Diagnostic Laboratory Tests
This may not be an exhaustive list of all applicable Medicare benefit categories for this item or service.
Immunoassay determinations of the serum levels of certain proteins or carbohydrates serve as tumor markers. When elevated, serum concentration of these markers may reflect tumor size and grade.
This policy specifically addresses tumor antigen CA 125.
Indications and Limitations of Coverage
CA 125 is a high molecular weight serum tumor marker elevated in 80% of patients who present with epithelial ovarian carcinoma. It is also elevated in carcinomas of the fallopian tube, endometrium, and endocervix. An elevated level may also be associated with the presence of a malignant mesothelioma.
A CA125 level may be obtained as part of the initial pre-operative work-up for women presenting with a suspicious pelvic mass to be used as a baseline for purposes of post-operative monitoring. Initial declines in CA 125 after initial surgery and/or chemotherapy for ovarian carcinoma are also measured by obtaining three serum levels during the first month post treatment to determine the patient's CA 125 half-life, which has significant prognostic implications.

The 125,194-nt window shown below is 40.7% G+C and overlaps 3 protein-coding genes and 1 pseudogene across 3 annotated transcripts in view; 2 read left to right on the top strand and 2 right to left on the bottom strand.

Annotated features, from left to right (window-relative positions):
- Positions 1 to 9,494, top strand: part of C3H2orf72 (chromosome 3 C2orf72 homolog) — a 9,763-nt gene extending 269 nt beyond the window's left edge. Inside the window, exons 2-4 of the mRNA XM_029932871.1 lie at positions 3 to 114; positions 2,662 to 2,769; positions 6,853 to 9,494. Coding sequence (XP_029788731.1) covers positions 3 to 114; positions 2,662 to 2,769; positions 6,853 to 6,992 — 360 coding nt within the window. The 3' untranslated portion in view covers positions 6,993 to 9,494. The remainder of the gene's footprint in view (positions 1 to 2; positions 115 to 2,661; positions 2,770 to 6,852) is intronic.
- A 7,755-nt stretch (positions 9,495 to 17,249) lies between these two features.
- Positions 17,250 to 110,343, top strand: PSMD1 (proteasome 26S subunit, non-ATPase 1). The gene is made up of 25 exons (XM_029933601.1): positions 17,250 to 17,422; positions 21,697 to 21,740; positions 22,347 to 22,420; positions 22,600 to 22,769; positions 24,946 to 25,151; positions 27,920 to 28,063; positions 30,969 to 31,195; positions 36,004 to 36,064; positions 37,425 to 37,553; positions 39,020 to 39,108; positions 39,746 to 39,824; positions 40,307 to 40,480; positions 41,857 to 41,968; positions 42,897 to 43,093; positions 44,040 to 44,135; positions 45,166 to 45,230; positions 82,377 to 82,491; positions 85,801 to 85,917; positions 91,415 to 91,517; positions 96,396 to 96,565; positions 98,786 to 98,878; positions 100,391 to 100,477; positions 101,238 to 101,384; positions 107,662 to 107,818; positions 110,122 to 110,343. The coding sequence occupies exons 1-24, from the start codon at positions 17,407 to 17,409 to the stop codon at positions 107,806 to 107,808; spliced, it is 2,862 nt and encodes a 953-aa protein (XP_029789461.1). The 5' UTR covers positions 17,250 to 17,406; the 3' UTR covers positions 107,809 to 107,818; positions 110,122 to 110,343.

CA 125 levels are again obtained at the completion of chemotherapy as an index of residual disease. Surveillance CA125 measurements are generally obtained every 3 months for 2 years, every 6 months for the next 3 years, and yearly thereafter. CA 125 levels are also an important indicator of a patient's response to therapy in the presence of advanced or recurrent disease. In this setting, CA 125 levels may be obtained prior to each treatment cycle.
These services are not covered for the evaluation of patients with signs or symptoms suggestive of malignancy. The service may be ordered at times necessary to assess either the presence of recurrent disease or the patient's response to treatment with subsequent treatment cycles.
CA 125 is specifically not covered for aiding in the differential diagnosis of patients with a pelvic mass as the sensitivity and specificity of the test is not sufficient. In general, a single "tumor marker" will suffice in following a patient with one of these malignancies.
Note: Scroll down for links to the quarterly Covered Code Lists (including narrative).
Also see the Medicare Claims Processing Manual, Chapter 120, Clinical Laboratory Services Based on Negotiated Rulemaking.